In the race to expand their new broadband-beaming networks in space, two satellites from the fast-growing constellations of rival companies, OneWeb, and SpaceX’s Starlink, came dangerously close to each other in orbit on March 30th, somehow avoiding a collision, representatives from the US Space Force and OneWeb said. It’s the first occurrence of such a collision-avoidance event for the two rival companies.
Just five days after OneWeb launched its latest batch of 36 satellites from Russia, “red alerts” from the US Space Force’s 18th Space Control Squadron were received by the company, warning of a possible collision with a Starlink satellite. Because OneWeb’s constellation operates in higher orbits around Earth compared to Low Earth Orbit (LEO) Starlink satellites, the company’s satellites must pass through SpaceX’s mesh of Starlink satellites.
A 1.3 percent collision probability alert was indicated by the Space Force, with the two satellites coming as close as 190 feet — a dangerously close proximity for satellites in orbit. Unimaginable calamities can occur if satellites collide in orbit, a cascading disaster that could generate debris and send them on crash courses with other satellites nearby.
Currently, a lack of national or global authority that would force satellite operators to take action on predicted collisions is causing an issue. Space Force’s urgent alerts sent OneWeb engineers into a frenzy. They emailed SpaceX’s Starlink team to coordinate maneuvers and send the two satellites at safer distances from one another.
“COORDINATION IS THE ISSUE. IT IS NOT SUFFICIENT TO SAY ‘I’VE GOT AN AUTOMATED SYSTEM.’”
According to OneWeb’s government affairs chief Chris McLaughlin, SpaceX disabled its automated AI-powered collision avoidance system to allow OneWeb to steer its satellite out of the way while coordinating with OneWeb. This automated system has sparked controversy, raising concerns from other satellite operators who say that it gets difficult to coordinate and know which way the system will move a Starlink satellite in the event of a close approach. “Coordination is the issue,” McLaughlin says. “It is not sufficient to say ‘I’ve got an automated system,’ because the other guy may not have, and won’t understand what yours is trying to do.”
Elon Musk’s SpaceX has roughly 1,370 Starlink satellites in orbit out of an estimated 12,000-satellite network of global broadband coverage. OneWeb has launched 146 satellites so far, operating in higher orbits around Earth, of the roughly 650 it plans to send into orbit for a similar global network. Amazon has pledged to join the same race, with plans of sending over 3,000 satellites in LEO.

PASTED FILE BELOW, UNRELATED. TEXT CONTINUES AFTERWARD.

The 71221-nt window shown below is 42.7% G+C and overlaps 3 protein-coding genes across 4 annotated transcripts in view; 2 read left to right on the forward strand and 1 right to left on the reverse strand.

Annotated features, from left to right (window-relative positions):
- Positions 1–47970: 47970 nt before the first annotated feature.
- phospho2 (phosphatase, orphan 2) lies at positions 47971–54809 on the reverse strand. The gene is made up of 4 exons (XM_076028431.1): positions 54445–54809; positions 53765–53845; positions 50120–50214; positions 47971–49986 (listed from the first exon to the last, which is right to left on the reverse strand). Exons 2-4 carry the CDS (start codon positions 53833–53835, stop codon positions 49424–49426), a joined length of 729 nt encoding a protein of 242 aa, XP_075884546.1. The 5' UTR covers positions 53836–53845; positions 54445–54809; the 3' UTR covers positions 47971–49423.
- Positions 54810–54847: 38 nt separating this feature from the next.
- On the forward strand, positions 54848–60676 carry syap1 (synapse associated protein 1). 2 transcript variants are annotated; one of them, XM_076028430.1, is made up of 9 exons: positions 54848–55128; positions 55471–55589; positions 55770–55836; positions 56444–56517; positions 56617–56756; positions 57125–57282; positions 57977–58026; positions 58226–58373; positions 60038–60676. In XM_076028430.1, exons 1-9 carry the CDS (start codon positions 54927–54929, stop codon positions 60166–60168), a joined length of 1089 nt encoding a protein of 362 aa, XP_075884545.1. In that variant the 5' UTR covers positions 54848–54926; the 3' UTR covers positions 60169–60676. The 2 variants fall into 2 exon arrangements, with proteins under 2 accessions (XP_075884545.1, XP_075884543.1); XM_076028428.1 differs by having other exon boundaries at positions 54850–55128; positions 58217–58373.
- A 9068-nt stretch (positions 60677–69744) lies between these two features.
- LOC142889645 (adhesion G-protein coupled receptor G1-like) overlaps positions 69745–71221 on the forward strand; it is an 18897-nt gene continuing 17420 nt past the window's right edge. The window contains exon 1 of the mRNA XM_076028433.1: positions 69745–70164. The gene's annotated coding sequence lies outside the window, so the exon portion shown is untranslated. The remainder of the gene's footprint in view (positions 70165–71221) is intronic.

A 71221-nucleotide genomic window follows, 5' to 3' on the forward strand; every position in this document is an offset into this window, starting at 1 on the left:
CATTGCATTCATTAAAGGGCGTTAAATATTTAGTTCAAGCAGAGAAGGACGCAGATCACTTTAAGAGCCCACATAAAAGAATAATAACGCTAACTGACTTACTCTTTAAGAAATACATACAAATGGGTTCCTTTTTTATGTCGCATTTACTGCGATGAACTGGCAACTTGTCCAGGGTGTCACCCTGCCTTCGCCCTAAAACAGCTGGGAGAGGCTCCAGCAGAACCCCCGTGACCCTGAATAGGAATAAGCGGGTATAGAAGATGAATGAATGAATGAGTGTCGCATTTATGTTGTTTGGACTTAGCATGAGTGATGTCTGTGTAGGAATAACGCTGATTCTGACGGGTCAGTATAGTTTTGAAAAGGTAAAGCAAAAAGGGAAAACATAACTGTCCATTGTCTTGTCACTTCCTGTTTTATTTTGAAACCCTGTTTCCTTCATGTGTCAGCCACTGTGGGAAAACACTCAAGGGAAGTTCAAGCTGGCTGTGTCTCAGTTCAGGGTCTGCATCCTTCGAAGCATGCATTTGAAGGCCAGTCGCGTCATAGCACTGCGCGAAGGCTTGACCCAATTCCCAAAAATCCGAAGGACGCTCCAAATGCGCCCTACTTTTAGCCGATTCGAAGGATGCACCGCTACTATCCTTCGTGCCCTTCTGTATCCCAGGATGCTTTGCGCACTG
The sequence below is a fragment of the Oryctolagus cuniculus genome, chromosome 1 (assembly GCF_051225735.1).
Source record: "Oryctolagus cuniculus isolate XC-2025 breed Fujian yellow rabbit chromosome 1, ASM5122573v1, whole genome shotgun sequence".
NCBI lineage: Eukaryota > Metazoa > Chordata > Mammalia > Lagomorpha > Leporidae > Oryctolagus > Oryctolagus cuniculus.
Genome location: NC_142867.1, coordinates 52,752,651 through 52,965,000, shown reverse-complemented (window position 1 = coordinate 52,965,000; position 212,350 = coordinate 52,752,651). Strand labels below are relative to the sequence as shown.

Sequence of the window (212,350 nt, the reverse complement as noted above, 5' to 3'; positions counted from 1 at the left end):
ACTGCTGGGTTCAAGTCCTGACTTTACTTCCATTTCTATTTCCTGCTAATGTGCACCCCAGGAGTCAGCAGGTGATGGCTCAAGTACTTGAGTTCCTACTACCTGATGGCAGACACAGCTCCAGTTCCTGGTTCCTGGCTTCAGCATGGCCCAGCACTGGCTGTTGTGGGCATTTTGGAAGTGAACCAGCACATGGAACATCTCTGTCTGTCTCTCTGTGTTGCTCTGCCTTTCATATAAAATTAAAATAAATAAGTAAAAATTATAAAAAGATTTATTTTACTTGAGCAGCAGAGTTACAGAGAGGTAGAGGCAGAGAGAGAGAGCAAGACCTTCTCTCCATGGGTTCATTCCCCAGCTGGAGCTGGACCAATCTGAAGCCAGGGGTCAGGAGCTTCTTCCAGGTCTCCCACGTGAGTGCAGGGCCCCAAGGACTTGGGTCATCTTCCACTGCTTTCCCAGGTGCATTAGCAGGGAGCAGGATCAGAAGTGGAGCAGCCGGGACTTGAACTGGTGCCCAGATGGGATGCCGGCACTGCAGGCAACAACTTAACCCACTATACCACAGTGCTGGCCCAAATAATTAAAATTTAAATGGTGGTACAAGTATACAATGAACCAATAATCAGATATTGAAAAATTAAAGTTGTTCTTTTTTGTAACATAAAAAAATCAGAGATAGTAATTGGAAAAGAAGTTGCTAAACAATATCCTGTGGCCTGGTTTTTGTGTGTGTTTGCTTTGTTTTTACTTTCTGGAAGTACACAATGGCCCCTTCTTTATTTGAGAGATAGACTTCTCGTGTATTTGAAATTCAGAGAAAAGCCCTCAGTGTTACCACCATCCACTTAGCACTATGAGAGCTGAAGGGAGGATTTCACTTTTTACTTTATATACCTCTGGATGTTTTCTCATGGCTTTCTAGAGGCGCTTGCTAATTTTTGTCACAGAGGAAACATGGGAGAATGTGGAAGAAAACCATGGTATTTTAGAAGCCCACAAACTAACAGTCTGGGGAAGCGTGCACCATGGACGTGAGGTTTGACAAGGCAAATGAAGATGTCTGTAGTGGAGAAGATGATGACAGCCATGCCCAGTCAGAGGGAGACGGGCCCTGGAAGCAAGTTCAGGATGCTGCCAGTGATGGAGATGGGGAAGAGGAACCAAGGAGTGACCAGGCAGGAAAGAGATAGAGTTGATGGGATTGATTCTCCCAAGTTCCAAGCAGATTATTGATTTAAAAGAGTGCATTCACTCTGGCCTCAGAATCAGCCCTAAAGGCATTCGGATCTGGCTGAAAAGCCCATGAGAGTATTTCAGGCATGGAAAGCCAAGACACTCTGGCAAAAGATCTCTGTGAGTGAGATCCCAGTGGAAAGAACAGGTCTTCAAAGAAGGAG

“This event was a good example of how satellite operators can be responsible given the constraints of global best practices,” says Diana McKissock, the head of the Space Force 18th Space Control Squadron’s data sharing and spaceflight safety wing, according to The Verge. “They shared their data with each other, they got in contact with each other, and I think in absence of any global regulation, that’s… the art of the possible.”
“WHAT IS THE POINT OF HAVING IT IF YOU HAVE TO TURN IT OFF WHEN THERE’S GOING TO BE A POTENTIAL COLLISION?”
McKissock has given SpaceX credits where it’s due as the aerospace manufacturer has made efforts to increase its transparency in orbit; the company currently provides location data of its satellites to other operators. But for avoiding collisions, its automated system is a closed book. Openness and coordination are of the utmost need here, analysts and operators say.
“What is the point of having it if you have to turn it off when there’s going to be a potential collision?” Victoria Samson of the Secure World Foundation says, adding that who would be held responsible if a collision actually occurred is still a mystery owing to the lack of an international framework.
Satellite maneuvers in space are common, but worry in the industry is mounting as top companies race to toss more satellites into space. And this Starlink close call isn’t the first, a European Space Agency (ESA) satellite had to move out of the way of a Starlink satellite, in 2019, to avoid a potential collision. SpaceX said at that time that it didn’t move its satellite because of a computer bug that prevented proper communication with ESA.
“IT’S JUST CROSSING YOUR FINGERS”
“OneWeb and others will have to transit through Starlink to reach their destinations, so SpaceX needs to ensure now that other satellite operators can do that safely,” says Caleb Henry, a satellite industry analyst at Quilty Analytics.
McKissock says the 18th Space Control Squadron is fully aware of the industry concerns with SpaceX’s autonomous avoidance approach. “So it’s been interesting,” she says. “But like I said, I’m glad they talked to each other. The scary situation is when one of the operators is not communicative, and then it’s just crossing your fingers.”